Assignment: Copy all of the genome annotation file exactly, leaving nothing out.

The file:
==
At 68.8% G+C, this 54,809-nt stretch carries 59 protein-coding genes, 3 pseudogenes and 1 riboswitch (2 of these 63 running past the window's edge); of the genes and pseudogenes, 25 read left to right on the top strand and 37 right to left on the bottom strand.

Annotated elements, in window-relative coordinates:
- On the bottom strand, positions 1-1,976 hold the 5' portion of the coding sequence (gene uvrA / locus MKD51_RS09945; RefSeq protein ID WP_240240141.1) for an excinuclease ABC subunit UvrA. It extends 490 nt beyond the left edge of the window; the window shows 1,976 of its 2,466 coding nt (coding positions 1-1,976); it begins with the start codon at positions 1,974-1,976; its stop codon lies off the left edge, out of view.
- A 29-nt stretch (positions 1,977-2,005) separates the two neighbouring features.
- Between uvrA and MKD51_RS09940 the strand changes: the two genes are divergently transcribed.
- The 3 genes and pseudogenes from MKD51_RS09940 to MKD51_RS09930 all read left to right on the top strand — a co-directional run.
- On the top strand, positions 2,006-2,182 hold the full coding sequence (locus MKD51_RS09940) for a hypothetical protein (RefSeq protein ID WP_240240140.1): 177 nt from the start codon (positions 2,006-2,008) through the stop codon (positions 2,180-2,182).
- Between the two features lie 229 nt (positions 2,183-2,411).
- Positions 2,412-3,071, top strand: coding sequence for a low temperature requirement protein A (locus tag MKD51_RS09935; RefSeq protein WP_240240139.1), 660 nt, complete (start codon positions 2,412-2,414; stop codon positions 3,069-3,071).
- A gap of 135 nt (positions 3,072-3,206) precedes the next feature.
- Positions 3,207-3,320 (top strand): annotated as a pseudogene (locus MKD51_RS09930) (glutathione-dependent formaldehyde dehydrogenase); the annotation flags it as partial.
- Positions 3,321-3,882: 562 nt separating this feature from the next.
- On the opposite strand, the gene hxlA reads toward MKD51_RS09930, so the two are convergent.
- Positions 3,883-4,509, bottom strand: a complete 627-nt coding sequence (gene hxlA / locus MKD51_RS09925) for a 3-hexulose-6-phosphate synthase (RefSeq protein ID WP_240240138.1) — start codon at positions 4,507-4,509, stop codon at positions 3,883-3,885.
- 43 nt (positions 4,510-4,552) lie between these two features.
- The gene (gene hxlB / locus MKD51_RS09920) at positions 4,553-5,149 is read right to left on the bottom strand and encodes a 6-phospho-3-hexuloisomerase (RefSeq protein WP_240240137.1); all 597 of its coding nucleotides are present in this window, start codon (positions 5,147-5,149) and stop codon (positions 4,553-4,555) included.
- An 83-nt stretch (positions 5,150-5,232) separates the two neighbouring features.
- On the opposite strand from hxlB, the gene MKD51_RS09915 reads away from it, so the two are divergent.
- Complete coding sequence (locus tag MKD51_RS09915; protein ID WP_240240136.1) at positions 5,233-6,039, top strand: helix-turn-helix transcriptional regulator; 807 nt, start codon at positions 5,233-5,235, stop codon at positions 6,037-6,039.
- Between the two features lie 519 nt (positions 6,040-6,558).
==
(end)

At 68.8% G+C, this 54,809-nt stretch carries 59 protein-coding genes, 3 pseudogenes and 1 riboswitch (2 of these 63 running past the window's edge); of the genes and pseudogenes, 25 read left to right on the top strand and 37 right to left on the bottom strand.

Annotated elements, in window-relative coordinates:
- On the bottom strand, positions 1-1,976 hold the 5' portion of the coding sequence (gene uvrA / locus MKD51_RS09945; RefSeq protein ID WP_240240141.1) for an excinuclease ABC subunit UvrA. It extends 490 nt beyond the left edge of the window; the window shows 1,976 of its 2,466 coding nt (coding positions 1-1,976); it begins with the start codon at positions 1,974-1,976; its stop codon lies off the left edge, out of view.
- A 29-nt stretch (positions 1,977-2,005) separates the two neighbouring features.
- Between uvrA and MKD51_RS09940 the strand changes: the two genes are divergently transcribed.
- The 3 genes and pseudogenes from MKD51_RS09940 to MKD51_RS09930 all read left to right on the top strand — a co-directional run.
- On the top strand, positions 2,006-2,182 hold the full coding sequence (locus MKD51_RS09940) for a hypothetical protein (RefSeq protein ID WP_240240140.1): 177 nt from the start codon (positions 2,006-2,008) through the stop codon (positions 2,180-2,182).
- Between the two features lie 229 nt (positions 2,183-2,411).
- Positions 2,412-3,071, top strand: coding sequence for a low temperature requirement protein A (locus tag MKD51_RS09935; RefSeq protein WP_240240139.1), 660 nt, complete (start codon positions 2,412-2,414; stop codon positions 3,069-3,071).
- A gap of 135 nt (positions 3,072-3,206) precedes the next feature.
- Positions 3,207-3,320 (top strand): annotated as a pseudogene (locus MKD51_RS09930) (glutathione-dependent formaldehyde dehydrogenase); the annotation flags it as partial.
- Positions 3,321-3,882: 562 nt separating this feature from the next.
- On the opposite strand, the gene hxlA reads toward MKD51_RS09930, so the two are convergent.
- Positions 3,883-4,509, bottom strand: a complete 627-nt coding sequence (gene hxlA / locus MKD51_RS09925) for a 3-hexulose-6-phosphate synthase (RefSeq protein ID WP_240240138.1) — start codon at positions 4,507-4,509, stop codon at positions 3,883-3,885.
- 43 nt (positions 4,510-4,552) lie between these two features.
- The gene (gene hxlB / locus MKD51_RS09920) at positions 4,553-5,149 is read right to left on the bottom strand and encodes a 6-phospho-3-hexuloisomerase (RefSeq protein WP_240240137.1); all 597 of its coding nucleotides are present in this window, start codon (positions 5,147-5,149) and stop codon (positions 4,553-4,555) included.
- An 83-nt stretch (positions 5,150-5,232) separates the two neighbouring features.
- On the opposite strand from hxlB, the gene MKD51_RS09915 reads away from it, so the two are divergent.
- Complete coding sequence (locus tag MKD51_RS09915; protein ID WP_240240136.1) at positions 5,233-6,039, top strand: helix-turn-helix transcriptional regulator; 807 nt, start codon at positions 5,233-5,235, stop codon at positions 6,037-6,039.
- Between the two features lie 519 nt (positions 6,040-6,558).